Saturday, August 20, 2016

677 (2016 #32). Sarah

by Marek Halter,
read by Kate Burton

I was listening to a very long e-audiobook when its checkout period expired, and had to get on a wait list to finish it.  I searched for a shorter audiobook to listen to in the meantime, and found this abridged version of Marek Halter's novel, the first in his "Canaan Trilogy" about Biblical women.

Halter takes the wife of Abraham and primarily weaves a backstory for her.  He ignores the possibility that Sarah was actually Abraham's half-sister, and instead makes her the daughter of a lord of Ur.  He comes up with an interesting premise for her infertility and her lasting beauty.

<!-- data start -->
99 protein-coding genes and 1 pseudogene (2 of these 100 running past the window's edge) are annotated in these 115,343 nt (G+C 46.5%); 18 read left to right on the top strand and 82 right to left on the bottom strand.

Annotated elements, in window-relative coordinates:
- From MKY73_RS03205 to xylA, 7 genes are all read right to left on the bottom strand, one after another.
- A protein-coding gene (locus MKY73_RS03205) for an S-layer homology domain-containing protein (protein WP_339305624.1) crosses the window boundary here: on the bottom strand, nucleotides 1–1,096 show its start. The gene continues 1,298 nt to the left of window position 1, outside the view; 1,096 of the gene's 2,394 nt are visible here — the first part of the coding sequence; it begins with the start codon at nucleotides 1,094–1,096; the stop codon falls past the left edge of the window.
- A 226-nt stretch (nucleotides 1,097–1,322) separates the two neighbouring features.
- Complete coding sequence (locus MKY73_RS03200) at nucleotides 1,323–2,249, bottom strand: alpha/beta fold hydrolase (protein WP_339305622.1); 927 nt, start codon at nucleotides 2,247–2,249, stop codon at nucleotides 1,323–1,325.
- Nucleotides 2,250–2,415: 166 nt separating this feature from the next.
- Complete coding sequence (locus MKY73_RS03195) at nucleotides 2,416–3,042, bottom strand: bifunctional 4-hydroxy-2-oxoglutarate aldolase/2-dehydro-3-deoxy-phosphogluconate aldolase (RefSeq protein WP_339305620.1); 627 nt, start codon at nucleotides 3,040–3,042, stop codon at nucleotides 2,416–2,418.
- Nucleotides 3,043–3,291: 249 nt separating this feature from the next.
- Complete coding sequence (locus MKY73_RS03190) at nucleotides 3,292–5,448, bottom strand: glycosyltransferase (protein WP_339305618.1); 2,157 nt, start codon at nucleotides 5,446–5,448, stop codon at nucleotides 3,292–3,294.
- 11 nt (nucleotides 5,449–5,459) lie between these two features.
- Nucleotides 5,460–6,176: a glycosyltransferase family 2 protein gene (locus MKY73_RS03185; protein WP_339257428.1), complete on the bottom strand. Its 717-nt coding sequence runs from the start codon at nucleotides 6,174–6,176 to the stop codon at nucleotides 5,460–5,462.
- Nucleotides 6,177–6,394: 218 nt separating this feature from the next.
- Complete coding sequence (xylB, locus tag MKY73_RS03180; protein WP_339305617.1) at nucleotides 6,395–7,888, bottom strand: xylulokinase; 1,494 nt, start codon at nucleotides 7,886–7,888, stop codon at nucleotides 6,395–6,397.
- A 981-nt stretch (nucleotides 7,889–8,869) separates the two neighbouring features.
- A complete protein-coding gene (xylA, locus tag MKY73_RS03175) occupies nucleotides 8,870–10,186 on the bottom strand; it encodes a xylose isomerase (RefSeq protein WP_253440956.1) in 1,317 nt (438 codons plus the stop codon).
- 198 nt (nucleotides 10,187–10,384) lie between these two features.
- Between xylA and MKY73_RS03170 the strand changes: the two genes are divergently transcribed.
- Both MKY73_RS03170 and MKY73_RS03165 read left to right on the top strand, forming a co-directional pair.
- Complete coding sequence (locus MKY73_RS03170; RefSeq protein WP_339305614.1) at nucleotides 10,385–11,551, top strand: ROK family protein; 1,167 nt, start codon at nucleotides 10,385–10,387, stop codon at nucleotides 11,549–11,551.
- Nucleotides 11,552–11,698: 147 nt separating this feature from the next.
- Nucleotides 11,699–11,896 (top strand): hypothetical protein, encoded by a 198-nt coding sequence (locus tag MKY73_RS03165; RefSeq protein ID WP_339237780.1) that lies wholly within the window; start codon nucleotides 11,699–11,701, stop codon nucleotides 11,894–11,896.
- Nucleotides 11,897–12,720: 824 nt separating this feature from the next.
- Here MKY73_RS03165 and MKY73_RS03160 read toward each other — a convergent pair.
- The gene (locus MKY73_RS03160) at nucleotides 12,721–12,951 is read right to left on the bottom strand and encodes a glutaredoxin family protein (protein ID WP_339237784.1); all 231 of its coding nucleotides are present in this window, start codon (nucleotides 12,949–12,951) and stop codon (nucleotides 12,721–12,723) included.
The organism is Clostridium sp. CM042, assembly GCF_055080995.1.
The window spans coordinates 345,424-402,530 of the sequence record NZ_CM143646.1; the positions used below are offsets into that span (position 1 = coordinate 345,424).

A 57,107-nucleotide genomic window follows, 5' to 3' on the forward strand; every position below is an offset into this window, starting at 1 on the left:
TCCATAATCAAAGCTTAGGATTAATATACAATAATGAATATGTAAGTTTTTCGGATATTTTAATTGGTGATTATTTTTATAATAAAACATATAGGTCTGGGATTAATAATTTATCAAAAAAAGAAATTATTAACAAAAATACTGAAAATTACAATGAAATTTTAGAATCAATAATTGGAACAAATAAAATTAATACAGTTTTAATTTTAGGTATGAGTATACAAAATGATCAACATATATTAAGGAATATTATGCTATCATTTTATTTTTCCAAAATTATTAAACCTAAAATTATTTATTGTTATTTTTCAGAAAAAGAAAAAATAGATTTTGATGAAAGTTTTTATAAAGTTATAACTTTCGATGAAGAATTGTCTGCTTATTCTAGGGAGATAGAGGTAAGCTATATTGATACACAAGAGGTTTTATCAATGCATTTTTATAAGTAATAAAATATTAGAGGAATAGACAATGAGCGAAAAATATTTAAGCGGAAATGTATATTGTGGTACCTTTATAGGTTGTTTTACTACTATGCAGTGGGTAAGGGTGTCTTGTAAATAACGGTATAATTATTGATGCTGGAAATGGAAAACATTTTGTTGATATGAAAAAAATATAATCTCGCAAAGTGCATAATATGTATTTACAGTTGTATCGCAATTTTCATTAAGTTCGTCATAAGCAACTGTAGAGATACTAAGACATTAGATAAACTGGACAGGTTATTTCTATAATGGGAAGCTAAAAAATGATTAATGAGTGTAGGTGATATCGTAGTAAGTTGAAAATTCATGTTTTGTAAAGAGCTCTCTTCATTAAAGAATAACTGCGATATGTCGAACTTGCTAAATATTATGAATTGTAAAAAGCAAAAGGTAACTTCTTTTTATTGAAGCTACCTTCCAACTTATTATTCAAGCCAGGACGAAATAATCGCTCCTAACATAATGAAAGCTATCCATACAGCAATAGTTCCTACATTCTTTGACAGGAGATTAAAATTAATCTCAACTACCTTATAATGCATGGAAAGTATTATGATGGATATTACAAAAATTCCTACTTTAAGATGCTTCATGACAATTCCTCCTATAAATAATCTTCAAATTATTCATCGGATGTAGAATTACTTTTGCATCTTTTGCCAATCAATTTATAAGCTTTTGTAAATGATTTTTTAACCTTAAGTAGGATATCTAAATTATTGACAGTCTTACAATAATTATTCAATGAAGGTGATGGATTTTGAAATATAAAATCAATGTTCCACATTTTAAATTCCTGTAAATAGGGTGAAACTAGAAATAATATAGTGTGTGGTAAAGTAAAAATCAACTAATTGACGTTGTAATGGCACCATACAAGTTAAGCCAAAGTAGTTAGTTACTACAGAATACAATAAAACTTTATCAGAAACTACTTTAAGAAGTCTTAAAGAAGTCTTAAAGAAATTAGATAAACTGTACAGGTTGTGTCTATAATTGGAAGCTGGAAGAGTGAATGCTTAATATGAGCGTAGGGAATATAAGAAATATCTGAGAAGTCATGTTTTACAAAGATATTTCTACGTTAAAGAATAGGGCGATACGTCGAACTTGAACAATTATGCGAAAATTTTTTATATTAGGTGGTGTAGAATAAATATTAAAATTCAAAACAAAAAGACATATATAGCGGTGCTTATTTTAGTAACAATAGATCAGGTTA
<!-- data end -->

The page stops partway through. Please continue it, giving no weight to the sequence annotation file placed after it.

I very much enjoyed this novel.  It is fiction, so it does not bother me at all that Halter took "liberties" with Sarah's story.  Her story (as well as that of Abraham, his father Terah, and so on) is slightly different in the Biblical book of Genesis, in rabbinic tradition, and in Islam, and there is no other historical source material, so she is a perfect character for fiction.

I was surprised to learn author Marek Halter is a man, as the book has a somewhat feminist tone, and the female voice rings true.  I felt he depicted life at that time - especially for women - quite well.

The audiobook was an abridgment; nevertheless, there was still plenty of description of the settings of the story.  Kate Burton (daughter of Richard Burton) was the narrator.  Her deeper voice was fitting, but I felt the book was read too quickly - or sped up to make it fit in just four discs.


© Amanda Pape - 2016

[This audiobook was borrowed from and returned to my university library.]

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